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The combination of increased appetite for passive investment and financial regulations, particularly Europe's Mifid II, is underpinning a "profound reshaping" of what Wall Street research analysts do, according to the Financial Times. It's a move into deep data and away from opinion-driven analysis.
What's happening: Because Mifid II mandates that asset managers and institutions pay for research directly rather than simply paying banks or researchers for their services broadly, there's a great "unbundling" happening throughout asset management.
- “Not only has unbundling impacted US money managers, it is in the process of changing the whole nature of investment research,” Tabb Group, a markets consultancy, said in a recent report.
The intrigue: "Nowadays, analysts sift through non-traditional information such as satellite imagery and credit card data, or use artificial intelligence techniques such as machine learning and natural language processing to glean fresh insights from traditional sources such as economic data and earnings-call transcripts," per FT.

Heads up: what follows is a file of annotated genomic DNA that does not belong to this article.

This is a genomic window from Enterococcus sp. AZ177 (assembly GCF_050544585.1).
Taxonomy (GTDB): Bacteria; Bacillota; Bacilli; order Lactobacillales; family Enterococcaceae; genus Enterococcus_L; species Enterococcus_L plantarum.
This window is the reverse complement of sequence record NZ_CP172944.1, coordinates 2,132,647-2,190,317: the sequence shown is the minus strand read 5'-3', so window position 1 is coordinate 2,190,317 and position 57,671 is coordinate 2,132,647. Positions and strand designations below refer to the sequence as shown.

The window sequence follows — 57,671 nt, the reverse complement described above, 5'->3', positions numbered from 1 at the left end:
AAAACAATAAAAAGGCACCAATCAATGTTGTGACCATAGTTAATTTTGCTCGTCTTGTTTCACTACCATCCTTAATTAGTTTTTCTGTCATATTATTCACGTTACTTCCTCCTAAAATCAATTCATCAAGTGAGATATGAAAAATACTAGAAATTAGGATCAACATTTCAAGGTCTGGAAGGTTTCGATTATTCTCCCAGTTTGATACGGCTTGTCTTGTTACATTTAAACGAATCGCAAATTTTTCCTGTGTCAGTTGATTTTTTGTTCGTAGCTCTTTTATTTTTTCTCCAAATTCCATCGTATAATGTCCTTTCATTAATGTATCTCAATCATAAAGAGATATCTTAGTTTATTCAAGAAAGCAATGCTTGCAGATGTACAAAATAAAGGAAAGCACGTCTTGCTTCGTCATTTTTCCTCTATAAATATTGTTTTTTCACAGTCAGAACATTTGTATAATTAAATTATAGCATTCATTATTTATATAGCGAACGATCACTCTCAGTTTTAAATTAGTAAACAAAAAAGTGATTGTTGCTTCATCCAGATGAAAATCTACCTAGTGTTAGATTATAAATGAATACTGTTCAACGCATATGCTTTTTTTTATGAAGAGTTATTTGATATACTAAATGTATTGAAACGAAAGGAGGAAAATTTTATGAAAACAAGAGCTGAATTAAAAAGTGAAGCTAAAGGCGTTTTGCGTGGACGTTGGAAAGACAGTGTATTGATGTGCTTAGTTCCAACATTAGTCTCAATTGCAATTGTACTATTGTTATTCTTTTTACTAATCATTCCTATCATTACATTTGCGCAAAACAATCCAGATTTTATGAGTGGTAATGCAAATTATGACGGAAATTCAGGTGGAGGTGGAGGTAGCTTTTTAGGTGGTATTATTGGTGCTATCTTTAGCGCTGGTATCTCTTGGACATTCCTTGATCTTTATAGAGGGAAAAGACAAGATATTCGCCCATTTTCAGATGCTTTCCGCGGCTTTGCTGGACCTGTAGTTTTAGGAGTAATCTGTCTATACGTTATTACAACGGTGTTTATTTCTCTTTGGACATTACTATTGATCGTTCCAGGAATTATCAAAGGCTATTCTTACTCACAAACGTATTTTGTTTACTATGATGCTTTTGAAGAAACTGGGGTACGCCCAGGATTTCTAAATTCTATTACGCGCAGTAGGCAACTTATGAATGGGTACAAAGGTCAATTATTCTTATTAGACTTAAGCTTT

- "Almost every bank is now exploring how newer technology can enhance their analysis, or even become a separate business line."
The bottom line: "For now, verbose reports remain the bread and butter of an investment bank analyst. But the form of the content is evolving," Wigglesworth writes.
- "These days reports are often shorter and punchier, and research can come in the form of videos, 'charticles', live events and even podcasts, and are also distributed through social media and even messaging apps."